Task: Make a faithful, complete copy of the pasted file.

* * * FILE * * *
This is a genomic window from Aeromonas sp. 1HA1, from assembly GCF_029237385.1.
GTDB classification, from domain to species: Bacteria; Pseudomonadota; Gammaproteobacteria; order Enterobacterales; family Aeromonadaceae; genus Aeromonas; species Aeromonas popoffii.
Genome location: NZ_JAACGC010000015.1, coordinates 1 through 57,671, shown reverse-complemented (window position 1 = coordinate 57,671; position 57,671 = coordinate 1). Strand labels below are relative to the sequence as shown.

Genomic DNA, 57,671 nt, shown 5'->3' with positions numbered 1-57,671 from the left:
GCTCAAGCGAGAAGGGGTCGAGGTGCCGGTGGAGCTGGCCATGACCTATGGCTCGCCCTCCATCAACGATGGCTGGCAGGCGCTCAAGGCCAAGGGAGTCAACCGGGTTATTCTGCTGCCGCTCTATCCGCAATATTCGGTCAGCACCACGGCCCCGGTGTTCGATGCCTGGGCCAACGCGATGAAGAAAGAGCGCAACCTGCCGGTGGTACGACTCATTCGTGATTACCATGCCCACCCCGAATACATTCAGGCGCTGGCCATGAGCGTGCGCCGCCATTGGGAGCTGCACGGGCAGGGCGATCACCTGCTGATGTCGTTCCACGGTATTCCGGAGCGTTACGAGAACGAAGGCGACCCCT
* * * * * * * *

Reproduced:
This is a genomic window from Aeromonas sp. 1HA1, from assembly GCF_029237385.1.
GTDB classification, from domain to species: Bacteria; Pseudomonadota; Gammaproteobacteria; order Enterobacterales; family Aeromonadaceae; genus Aeromonas; species Aeromonas popoffii.
Genome location: NZ_JAACGC010000015.1, coordinates 1 through 57,671, shown reverse-complemented (window position 1 = coordinate 57,671; position 57,671 = coordinate 1). Strand labels below are relative to the sequence as shown.

Genomic DNA, 57,671 nt, shown 5'->3' with positions numbered 1-57,671 from the left:
GCTCAAGCGAGAAGGGGTCGAGGTGCCGGTGGAGCTGGCCATGACCTATGGCTCGCCCTCCATCAACGATGGCTGGCAGGCGCTCAAGGCCAAGGGAGTCAACCGGGTTATTCTGCTGCCGCTCTATCCGCAATATTCGGTCAGCACCACGGCCCCGGTGTTCGATGCCTGGGCCAACGCGATGAAGAAAGAGCGCAACCTGCCGGTGGTACGACTCATTCGTGATTACCATGCCCACCCCGAATACATTCAGGCGCTGGCCATGAGCGTGCGCCGCCATTGGGAGCTGCACGGGCAGGGCGATCACCTGCTGATGTCGTTCCACGGTATTCCGGAGCGTTACGAGAACGAAGGCGACCCCT